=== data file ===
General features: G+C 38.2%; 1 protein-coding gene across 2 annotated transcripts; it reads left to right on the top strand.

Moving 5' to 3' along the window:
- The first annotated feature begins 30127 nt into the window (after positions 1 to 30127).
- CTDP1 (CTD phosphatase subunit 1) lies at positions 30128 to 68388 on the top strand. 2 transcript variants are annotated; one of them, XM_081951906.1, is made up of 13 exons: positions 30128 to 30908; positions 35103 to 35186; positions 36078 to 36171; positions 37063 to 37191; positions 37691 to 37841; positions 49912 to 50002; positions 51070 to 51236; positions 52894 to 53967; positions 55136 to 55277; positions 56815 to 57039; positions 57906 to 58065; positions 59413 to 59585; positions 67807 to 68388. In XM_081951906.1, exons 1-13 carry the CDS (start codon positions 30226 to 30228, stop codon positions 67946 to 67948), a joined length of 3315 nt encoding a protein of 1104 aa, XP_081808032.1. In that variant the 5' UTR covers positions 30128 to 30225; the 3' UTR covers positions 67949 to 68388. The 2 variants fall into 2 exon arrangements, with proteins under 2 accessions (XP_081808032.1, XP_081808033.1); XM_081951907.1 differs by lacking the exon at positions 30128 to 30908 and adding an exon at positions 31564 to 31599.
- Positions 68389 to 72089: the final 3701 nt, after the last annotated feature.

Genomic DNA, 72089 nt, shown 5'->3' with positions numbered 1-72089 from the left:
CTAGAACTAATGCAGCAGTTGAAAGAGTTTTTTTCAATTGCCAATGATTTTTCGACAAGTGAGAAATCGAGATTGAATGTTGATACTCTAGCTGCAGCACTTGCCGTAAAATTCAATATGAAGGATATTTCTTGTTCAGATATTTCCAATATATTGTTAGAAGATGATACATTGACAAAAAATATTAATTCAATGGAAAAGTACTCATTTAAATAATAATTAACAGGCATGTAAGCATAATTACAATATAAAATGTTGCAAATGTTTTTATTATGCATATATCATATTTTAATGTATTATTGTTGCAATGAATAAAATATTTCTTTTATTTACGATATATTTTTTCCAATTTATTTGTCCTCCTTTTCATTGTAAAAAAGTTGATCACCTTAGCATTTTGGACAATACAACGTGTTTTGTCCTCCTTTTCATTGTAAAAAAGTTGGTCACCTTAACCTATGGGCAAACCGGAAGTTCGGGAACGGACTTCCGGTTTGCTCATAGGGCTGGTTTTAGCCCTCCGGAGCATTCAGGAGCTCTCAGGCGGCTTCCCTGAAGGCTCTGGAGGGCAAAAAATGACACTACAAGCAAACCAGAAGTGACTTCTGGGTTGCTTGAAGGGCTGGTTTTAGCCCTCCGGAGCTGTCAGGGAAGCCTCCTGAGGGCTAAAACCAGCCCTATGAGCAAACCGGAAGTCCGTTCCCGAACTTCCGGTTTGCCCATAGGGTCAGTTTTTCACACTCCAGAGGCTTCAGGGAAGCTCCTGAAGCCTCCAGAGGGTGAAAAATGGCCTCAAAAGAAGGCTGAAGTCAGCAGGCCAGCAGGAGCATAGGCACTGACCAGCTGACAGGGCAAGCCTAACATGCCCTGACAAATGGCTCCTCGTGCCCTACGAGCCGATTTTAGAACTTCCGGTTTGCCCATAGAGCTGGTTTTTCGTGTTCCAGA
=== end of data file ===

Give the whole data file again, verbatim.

General features: G+C 38.2%; 1 protein-coding gene across 2 annotated transcripts; it reads left to right on the top strand.

Moving 5' to 3' along the window:
- The first annotated feature begins 30127 nt into the window (after positions 1 to 30127).
- CTDP1 (CTD phosphatase subunit 1) lies at positions 30128 to 68388 on the top strand. 2 transcript variants are annotated; one of them, XM_081951906.1, is made up of 13 exons: positions 30128 to 30908; positions 35103 to 35186; positions 36078 to 36171; positions 37063 to 37191; positions 37691 to 37841; positions 49912 to 50002; positions 51070 to 51236; positions 52894 to 53967; positions 55136 to 55277; positions 56815 to 57039; positions 57906 to 58065; positions 59413 to 59585; positions 67807 to 68388. In XM_081951906.1, exons 1-13 carry the CDS (start codon positions 30226 to 30228, stop codon positions 67946 to 67948), a joined length of 3315 nt encoding a protein of 1104 aa, XP_081808032.1. In that variant the 5' UTR covers positions 30128 to 30225; the 3' UTR covers positions 67949 to 68388. The 2 variants fall into 2 exon arrangements, with proteins under 2 accessions (XP_081808032.1, XP_081808033.1); XM_081951907.1 differs by lacking the exon at positions 30128 to 30908 and adding an exon at positions 31564 to 31599.
- Positions 68389 to 72089: the final 3701 nt, after the last annotated feature.

Genomic DNA, 72089 nt, shown 5'->3' with positions numbered 1-72089 from the left:
CTAGAACTAATGCAGCAGTTGAAAGAGTTTTTTTCAATTGCCAATGATTTTTCGACAAGTGAGAAATCGAGATTGAATGTTGATACTCTAGCTGCAGCACTTGCCGTAAAATTCAATATGAAGGATATTTCTTGTTCAGATATTTCCAATATATTGTTAGAAGATGATACATTGACAAAAAATATTAATTCAATGGAAAAGTACTCATTTAAATAATAATTAACAGGCATGTAAGCATAATTACAATATAAAATGTTGCAAATGTTTTTATTATGCATATATCATATTTTAATGTATTATTGTTGCAATGAATAAAATATTTCTTTTATTTACGATATATTTTTTCCAATTTATTTGTCCTCCTTTTCATTGTAAAAAAGTTGATCACCTTAGCATTTTGGACAATACAACGTGTTTTGTCCTCCTTTTCATTGTAAAAAAGTTGGTCACCTTAACCTATGGGCAAACCGGAAGTTCGGGAACGGACTTCCGGTTTGCTCATAGGGCTGGTTTTAGCCCTCCGGAGCATTCAGGAGCTCTCAGGCGGCTTCCCTGAAGGCTCTGGAGGGCAAAAAATGACACTACAAGCAAACCAGAAGTGACTTCTGGGTTGCTTGAAGGGCTGGTTTTAGCCCTCCGGAGCTGTCAGGGAAGCCTCCTGAGGGCTAAAACCAGCCCTATGAGCAAACCGGAAGTCCGTTCCCGAACTTCCGGTTTGCCCATAGGGTCAGTTTTTCACACTCCAGAGGCTTCAGGGAAGCTCCTGAAGCCTCCAGAGGGTGAAAAATGGCCTCAAAAGAAGGCTGAAGTCAGCAGGCCAGCAGGAGCATAGGCACTGACCAGCTGACAGGGCAAGCCTAACATGCCCTGACAAATGGCTCCTCGTGCCCTACGAGCCGATTTTAGAACTTCCGGTTTGCCCATAGAGCTGGTTTTTCGTGTTCCAGA